Before my breath returned – a third blow. An injury that would leave me alone with my thoughts, dependent on my husband, and unable to control the outcome. Everything from my physical ability to care for myself (unable to walk or even stand), to my medical decisions (workers’ comp) were stripped away. Breaking your knee is painful, I will spare you the details. Surgery was scary. Recovery was brutal. But the worst part of this injury was removing me from all the distractions, God placed me where all I had was HIM and to face the deterioration of my world at home. To acknowledge the pain I was avoiding. He left me in the lonely, isolated place for 8 weeks. I felt this was rock bottom for me ---


But then my distraction all these years, which I had run to – my career – began to also crumble. In my absence, accusations were made and relationships were strained. By the time I was approved to return to work, my job had changed, I was convicted to quit and loyalties had shifted. So deeply hurt by the words and actions of others, that the end of my career was intensely painful.


And if not enough – a fifth blow, straight to the heart – a miscarriage. I had delayed having another child for years because it was not convenient for the job, or my marriage was not at the best place, or the stress of a previous marriage left us less than stable. And yet, here I am – finally blessed with a sibling for my little guy and that life, that hope, that fresh new beginning was stripped away in an instant. This, THIS, was my “rock bottom” - and it broke me. I felt the weight of guilt, the wave of sorrow, the anger for my son who had now lost 2 siblings in 1 year. I felt the emptiness. I felt the frustration. I asked all the “what ifs.” What if I hadn’t given a 4 month notice in resigning at work, what if I hadn’t fallen, what if I didn’t delay or wait, what if I’d waited longer. . .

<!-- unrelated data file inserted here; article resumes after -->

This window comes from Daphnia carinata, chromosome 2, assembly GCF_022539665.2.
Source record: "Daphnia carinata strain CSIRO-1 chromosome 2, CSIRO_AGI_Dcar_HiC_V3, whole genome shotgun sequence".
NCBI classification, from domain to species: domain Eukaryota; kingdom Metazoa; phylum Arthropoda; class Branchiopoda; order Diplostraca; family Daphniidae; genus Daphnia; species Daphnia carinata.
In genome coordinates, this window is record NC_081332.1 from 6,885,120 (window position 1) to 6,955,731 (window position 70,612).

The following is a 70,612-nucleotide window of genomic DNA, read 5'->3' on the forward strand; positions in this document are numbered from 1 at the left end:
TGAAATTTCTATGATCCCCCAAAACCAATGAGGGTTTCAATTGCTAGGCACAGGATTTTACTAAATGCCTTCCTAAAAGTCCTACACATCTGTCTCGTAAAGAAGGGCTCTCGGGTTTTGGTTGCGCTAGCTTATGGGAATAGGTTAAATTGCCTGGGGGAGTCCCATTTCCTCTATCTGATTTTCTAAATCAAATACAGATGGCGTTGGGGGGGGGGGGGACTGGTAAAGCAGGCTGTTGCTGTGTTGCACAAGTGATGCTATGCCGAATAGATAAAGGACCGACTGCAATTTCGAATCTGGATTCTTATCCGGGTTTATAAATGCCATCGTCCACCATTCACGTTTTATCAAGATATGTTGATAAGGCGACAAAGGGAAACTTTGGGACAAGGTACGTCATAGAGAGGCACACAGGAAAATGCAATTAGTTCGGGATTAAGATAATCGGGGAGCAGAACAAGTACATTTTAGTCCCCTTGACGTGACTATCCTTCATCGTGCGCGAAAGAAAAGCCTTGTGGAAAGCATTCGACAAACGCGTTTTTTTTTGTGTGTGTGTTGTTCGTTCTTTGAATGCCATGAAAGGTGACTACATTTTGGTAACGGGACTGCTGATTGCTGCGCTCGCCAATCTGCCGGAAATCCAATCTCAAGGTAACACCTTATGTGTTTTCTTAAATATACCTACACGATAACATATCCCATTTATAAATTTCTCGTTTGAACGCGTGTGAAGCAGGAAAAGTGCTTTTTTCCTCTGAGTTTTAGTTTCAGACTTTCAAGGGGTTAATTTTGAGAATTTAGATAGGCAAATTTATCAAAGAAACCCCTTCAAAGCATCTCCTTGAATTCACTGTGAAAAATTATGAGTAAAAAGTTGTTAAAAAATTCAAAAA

These 5 things all occurred in an 8 month time span. The weight I wore on my shoulders and around my neck were stealing my air and my joy. But as much as I can tell you how difficult those eight months were, let me also share the provisions I saw too –


My marriage was strengthened, by force. We had allowed our lives to become so busy that we saw more of each other in those 8 months than we had probably spent together our entire marriage.


We were able to reprioritize somethings at home and realize we (specifically, I) had allowed the baggage from Jimmy’s previous marriage to have too much influence in our home.


I saw my parents come to my rescue. And how blessed I am to have such a large, loving family.


I slowed down enough to see that my son had been seizure free for 2 years! And was able to be with him more – even if the majority was sitting on the couch. Quality time is quality time.


I was able to see my faith without all the distractions clouding my view…and hear what I needed to do to clear out the clutter I had allowed.


I was given rest. Which may seem small, but those who knew me, knew what a huge blessing this was all its own. Rest for the weary.


I was also richly blessed to experience the comfort of God ---and this is where I want to park for a minute --- this is where I want to show you what I learned: